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A spirit that is not afraid

‘80s nostalgia no surprise to historians

A collection of ‘80s remakes, ‘80s movies and movies set in the 1980s.
A collection of ‘80s remakes, ‘80s movies and movies set in the 1980s.

Recently ‘80s movies such as “Ferris Bueller’s Day Off,” “Ghostbusters,” “Top Gun” and “Back to the Future” have become increasingly popular once again.

According to Melissa Blair, associate professor of history, this is not a coincidence — widespread nostalgia can be seen in cycles throughout the history of pop culture.

“Popular culture tends to cycle through with this nostalgia as the people who grew up in the generation become adults,” Blair said.

Blair said many ‘80s toys have started reappearing on supermarket shelves as well, proving the nostalgia wave reaches many aspects of popular culture.

“There’s always the contemporary and the nostalgia coexisting in pop culture,” Blair said. “There are shows like Stranger Things and The Goldbergs, but that’s not the only thing people are watching.”

As for the reasoning behind the younger generation’s infatuation with the culture of the 1980s, she said that “it’s close enough to be recognizable but still different at the same time.”

Blair said she wondered if the difference in communication and technology that can be seen in the ‘80s, where the phones were attached to the wall and the computers were reserved for working purposes, is appealing to a generation of young people who have grown up with cell phones and the internet.

She observed that there seems to be a mix of ‘80s and ‘90s nostalgia happening at the same time in 2020, with 1980s-focused film and TV and 1990s fashion trends.

Alan Meyer, associate professor in history, grew up in the 1980s when America was experiencing another larger popular culture nostalgia wave for the 1950s.

Meyer said that “Back to the Future” shows the ‘50s nostalgia of the 1980s, and its current popularity shows the true cyclical nature of cultural nostalgia. He compared the cycle that can be seen in popular culture nostalgia waves to that of an antique’s value.

“It’s not until it’s gone from ‘new, hip and happening’ to well-used to totally out of date, unstylish, ‘No thanks Grandma, I don’t want your 1960s coffee table,’ that it starts becoming antique,” Meyer said.

Meyer said an antique’s value rises in relation to how long ago the product was produced, how long ago it was popular and how rare it was for people to get rid of the product once it hit it’s “junk” phase of value.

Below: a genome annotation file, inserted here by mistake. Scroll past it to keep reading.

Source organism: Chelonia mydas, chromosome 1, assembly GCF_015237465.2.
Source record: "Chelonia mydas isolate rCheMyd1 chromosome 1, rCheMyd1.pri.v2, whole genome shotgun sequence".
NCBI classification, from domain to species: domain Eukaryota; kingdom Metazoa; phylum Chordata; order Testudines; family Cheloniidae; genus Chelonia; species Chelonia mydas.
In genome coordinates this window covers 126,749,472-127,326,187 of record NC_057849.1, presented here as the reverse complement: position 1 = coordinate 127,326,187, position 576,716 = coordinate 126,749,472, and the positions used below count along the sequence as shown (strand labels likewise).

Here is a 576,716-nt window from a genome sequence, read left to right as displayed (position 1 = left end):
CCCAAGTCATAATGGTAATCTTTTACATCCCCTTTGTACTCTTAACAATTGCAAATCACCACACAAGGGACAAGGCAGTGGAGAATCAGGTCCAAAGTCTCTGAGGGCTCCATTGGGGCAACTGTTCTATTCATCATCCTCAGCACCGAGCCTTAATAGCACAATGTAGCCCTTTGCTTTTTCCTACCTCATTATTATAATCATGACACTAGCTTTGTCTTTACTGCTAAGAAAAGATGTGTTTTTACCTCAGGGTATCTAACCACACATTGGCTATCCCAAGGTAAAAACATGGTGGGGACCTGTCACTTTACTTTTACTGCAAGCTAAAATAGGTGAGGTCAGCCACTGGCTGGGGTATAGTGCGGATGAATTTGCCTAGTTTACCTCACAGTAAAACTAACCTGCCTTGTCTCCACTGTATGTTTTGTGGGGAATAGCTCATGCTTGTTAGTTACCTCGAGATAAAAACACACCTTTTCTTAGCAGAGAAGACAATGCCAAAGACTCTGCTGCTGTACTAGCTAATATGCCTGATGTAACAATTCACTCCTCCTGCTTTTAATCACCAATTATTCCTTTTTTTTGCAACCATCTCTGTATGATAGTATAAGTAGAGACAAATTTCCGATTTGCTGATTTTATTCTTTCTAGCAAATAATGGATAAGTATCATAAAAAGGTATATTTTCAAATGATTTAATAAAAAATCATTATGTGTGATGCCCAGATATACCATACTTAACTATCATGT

Popular culture follows nearly the same path, which can be seen when most people decide to throw out their clothes from the 2000s instead of seeing them as possibly trendy, he said.

Meyer also said there are two levels of consumption that the ‘80s nostalgia in popular culture appeals to, just as Blair mentioned, with the two levels being the generation that lived through the time and the current young generation.

“Generally speaking, people who lived the ‘80s and remember it so fondly are going to tend to have been children or teenagers or college students during that time, when at the time you had plenty of stuff to worry about but in retrospect it seems like those were some good times,” Meyer said.

This reminiscing can often lead to an altered memory of the past, which can cause the media from that era to be romanticized to some degree today, he said.

Meyer called it “a nostalgia that doesn’t fully match up with the historical facts.”

People today often downplay what was then a very real threat of nuclear war with the Soviet Union when reminiscing about the ‘80s, he said.

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“People tend to be very selective in their memories, so people remember the 1980s as a much more stable time in American society than it necessarily was,” Meyer said.

Meyer said he remembers coming across this romanticized history another time when listening to ‘60s and ‘70s country music that was talking about The Great Depression.

“‘Well we didn’t have much, but we had love,’” he said, remembering the theme from the country music. “People who are saying that were kids during The Great Depression, and what you don’t find are people who were grown-ups during The Great Depression looking back on it 20 years later and saying, ‘Yeah, I didn’t have a job and I was worried about losing my house to the bank, but we had love.’” 

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